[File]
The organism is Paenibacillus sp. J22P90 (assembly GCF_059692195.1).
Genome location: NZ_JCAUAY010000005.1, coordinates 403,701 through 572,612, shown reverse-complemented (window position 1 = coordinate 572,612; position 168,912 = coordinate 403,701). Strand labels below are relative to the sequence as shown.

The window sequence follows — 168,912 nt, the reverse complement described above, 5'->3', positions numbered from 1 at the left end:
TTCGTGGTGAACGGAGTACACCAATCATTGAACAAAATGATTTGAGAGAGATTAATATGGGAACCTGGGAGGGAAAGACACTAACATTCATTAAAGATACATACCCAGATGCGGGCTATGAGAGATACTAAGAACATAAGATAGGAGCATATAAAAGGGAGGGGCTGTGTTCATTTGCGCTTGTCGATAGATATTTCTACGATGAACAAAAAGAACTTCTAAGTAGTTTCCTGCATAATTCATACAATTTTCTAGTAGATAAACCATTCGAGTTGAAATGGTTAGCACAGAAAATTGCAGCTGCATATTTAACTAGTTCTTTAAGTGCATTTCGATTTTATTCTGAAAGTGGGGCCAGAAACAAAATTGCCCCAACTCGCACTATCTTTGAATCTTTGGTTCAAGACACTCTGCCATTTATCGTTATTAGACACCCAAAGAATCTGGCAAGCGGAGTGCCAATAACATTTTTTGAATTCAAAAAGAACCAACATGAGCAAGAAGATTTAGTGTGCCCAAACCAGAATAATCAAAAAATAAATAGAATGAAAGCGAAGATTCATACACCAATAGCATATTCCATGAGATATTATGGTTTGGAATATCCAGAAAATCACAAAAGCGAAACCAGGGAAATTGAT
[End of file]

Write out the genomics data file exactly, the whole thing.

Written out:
The organism is Paenibacillus sp. J22P90 (assembly GCF_059692195.1).
Genome location: NZ_JCAUAY010000005.1, coordinates 403,701 through 572,612, shown reverse-complemented (window position 1 = coordinate 572,612; position 168,912 = coordinate 403,701). Strand labels below are relative to the sequence as shown.

The window sequence follows — 168,912 nt, the reverse complement described above, 5'->3', positions numbered from 1 at the left end:
TTCGTGGTGAACGGAGTACACCAATCATTGAACAAAATGATTTGAGAGAGATTAATATGGGAACCTGGGAGGGAAAGACACTAACATTCATTAAAGATACATACCCAGATGCGGGCTATGAGAGATACTAAGAACATAAGATAGGAGCATATAAAAGGGAGGGGCTGTGTTCATTTGCGCTTGTCGATAGATATTTCTACGATGAACAAAAAGAACTTCTAAGTAGTTTCCTGCATAATTCATACAATTTTCTAGTAGATAAACCATTCGAGTTGAAATGGTTAGCACAGAAAATTGCAGCTGCATATTTAACTAGTTCTTTAAGTGCATTTCGATTTTATTCTGAAAGTGGGGCCAGAAACAAAATTGCCCCAACTCGCACTATCTTTGAATCTTTGGTTCAAGACACTCTGCCATTTATCGTTATTAGACACCCAAAGAATCTGGCAAGCGGAGTGCCAATAACATTTTTTGAATTCAAAAAGAACCAACATGAGCAAGAAGATTTAGTGTGCCCAAACCAGAATAATCAAAAAATAAATAGAATGAAAGCGAAGATTCATACACCAATAGCATATTCCATGAGATATTATGGTTTGGAATATCCAGAAAATCACAAAAGCGAAACCAGGGAAATTGAT